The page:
501_Lecture_03 - Chapter 2 highlights Association and...

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Chapter 2 highlights Association and Causation
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Association between a pair of variables Association: Some values of one variable tend to occur more often with certain values of the other variable Both variables measured on same set of individuals Examples: Height and weight of same individual Smoking habits and life expectancy Age and bone-density of individuals Gender and political affiliation Gender and Smoking
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Causation? Caution: Often there are spurious, other variables lurking in the background Shorter women have lower risk of heart attack Countries with more TV sets have better life expectancy rates More deaths by drowning occur when ice cream sales peak Just explore association or investigate a causal relationship? Sometimes both?
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Preliminaries: Who are the individuals observed? What variables are present? Quantitative or categorical ? Association measures depend on types of variables Response variable measures outcome of interest Explanatory variable explains and sometimes causes changes in response variable
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Examples Different amount of alcohol given to mice, body temperature noted (belief: drop in body temperature with increasing amount of alcohol) Response variable? Explanatory variable? SAT scores used to predict college GPA Response variable? Explanatory variable?
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Causation Association does not imply causation! An association between x and y, even if it is very strong, is not itself good evidence that changes in x actually cause changes in y. Causation: Variable X directly causes a change in Variable Y Example: X = plant food Y = plant s growth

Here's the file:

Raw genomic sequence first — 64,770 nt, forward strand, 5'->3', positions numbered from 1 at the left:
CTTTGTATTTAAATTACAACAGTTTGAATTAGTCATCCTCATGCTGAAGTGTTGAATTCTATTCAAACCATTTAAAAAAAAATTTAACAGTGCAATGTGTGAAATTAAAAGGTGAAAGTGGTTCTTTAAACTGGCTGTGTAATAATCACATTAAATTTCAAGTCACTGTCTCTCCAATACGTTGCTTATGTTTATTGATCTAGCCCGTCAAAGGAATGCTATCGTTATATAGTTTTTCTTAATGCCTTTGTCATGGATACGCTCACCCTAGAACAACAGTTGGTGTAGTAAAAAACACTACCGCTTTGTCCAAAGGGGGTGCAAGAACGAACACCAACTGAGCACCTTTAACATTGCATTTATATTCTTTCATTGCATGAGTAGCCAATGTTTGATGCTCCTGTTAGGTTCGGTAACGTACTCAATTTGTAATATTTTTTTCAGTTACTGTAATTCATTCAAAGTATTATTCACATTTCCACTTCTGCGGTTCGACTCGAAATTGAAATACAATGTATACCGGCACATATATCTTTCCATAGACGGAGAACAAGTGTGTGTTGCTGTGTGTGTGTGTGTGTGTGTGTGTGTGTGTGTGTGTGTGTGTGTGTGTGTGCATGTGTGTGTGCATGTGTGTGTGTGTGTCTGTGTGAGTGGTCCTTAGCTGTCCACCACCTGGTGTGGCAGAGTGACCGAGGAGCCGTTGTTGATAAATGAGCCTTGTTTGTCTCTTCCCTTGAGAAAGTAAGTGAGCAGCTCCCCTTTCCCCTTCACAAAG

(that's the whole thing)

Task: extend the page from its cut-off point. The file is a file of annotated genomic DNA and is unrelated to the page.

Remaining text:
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Common Response Other variables may affect the relationship between X and Y Beware of lurking variables Example: for children, X = height Y = Math Score Z =
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Confounding Other variables may affect the relationship between X and Y Can t separate effects of X and Z on Y Example: X = number years of education Y = income Z =
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Section 3.1 Producing Data
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Topics Exploratory Data Analysis vs. Statistical Inference Available data Sampling Experiments vs. observational studies Design of experiments Randomization
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Exploratory Data Analysis vs. Statistical Inference Exploratory Data Analysis reveals interesting features of data but may not be sufficient for definite conclusions more graphical What is the credibility of what I see? How trustworthy are my findings? Statistical Inference gives answers with a controlled degree of confidence more numerical Relies heavily on properly collected data
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Where to collect data? Reliable sources of data:
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This note was uploaded on 02/20/2012 for the course STAT 501 taught by Professor Staff during the Spring '08 term at Purdue University-West Lafayette.

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501_Lecture_03 - Chapter 2 highlights Association and...

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